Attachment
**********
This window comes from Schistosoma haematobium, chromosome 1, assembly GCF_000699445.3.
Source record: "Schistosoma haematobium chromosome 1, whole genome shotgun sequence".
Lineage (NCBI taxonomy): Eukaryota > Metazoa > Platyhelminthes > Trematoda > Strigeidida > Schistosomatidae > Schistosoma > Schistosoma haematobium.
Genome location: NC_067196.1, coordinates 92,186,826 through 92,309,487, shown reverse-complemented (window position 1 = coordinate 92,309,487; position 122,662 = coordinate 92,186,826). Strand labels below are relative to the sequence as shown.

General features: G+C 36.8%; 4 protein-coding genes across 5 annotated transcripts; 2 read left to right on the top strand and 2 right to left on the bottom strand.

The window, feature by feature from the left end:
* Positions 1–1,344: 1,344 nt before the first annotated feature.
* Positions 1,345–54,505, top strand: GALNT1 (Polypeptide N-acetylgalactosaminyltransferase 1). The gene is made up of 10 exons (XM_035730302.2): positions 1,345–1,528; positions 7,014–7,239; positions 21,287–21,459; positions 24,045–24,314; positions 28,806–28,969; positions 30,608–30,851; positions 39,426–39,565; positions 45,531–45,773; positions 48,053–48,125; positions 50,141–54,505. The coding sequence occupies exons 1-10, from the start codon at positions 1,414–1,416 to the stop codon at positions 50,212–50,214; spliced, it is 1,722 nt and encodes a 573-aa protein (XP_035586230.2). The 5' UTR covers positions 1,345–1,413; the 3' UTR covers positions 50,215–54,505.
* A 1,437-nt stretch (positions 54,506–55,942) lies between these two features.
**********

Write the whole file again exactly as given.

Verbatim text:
This window comes from Schistosoma haematobium, chromosome 1, assembly GCF_000699445.3.
Source record: "Schistosoma haematobium chromosome 1, whole genome shotgun sequence".
Lineage (NCBI taxonomy): Eukaryota > Metazoa > Platyhelminthes > Trematoda > Strigeidida > Schistosomatidae > Schistosoma > Schistosoma haematobium.
Genome location: NC_067196.1, coordinates 92,186,826 through 92,309,487, shown reverse-complemented (window position 1 = coordinate 92,309,487; position 122,662 = coordinate 92,186,826). Strand labels below are relative to the sequence as shown.

General features: G+C 36.8%; 4 protein-coding genes across 5 annotated transcripts; 2 read left to right on the top strand and 2 right to left on the bottom strand.

The window, feature by feature from the left end:
* Positions 1–1,344: 1,344 nt before the first annotated feature.
* Positions 1,345–54,505, top strand: GALNT1 (Polypeptide N-acetylgalactosaminyltransferase 1). The gene is made up of 10 exons (XM_035730302.2): positions 1,345–1,528; positions 7,014–7,239; positions 21,287–21,459; positions 24,045–24,314; positions 28,806–28,969; positions 30,608–30,851; positions 39,426–39,565; positions 45,531–45,773; positions 48,053–48,125; positions 50,141–54,505. The coding sequence occupies exons 1-10, from the start codon at positions 1,414–1,416 to the stop codon at positions 50,212–50,214; spliced, it is 1,722 nt and encodes a 573-aa protein (XP_035586230.2). The 5' UTR covers positions 1,345–1,413; the 3' UTR covers positions 50,215–54,505.
* A 1,437-nt stretch (positions 54,506–55,942) lies between these two features.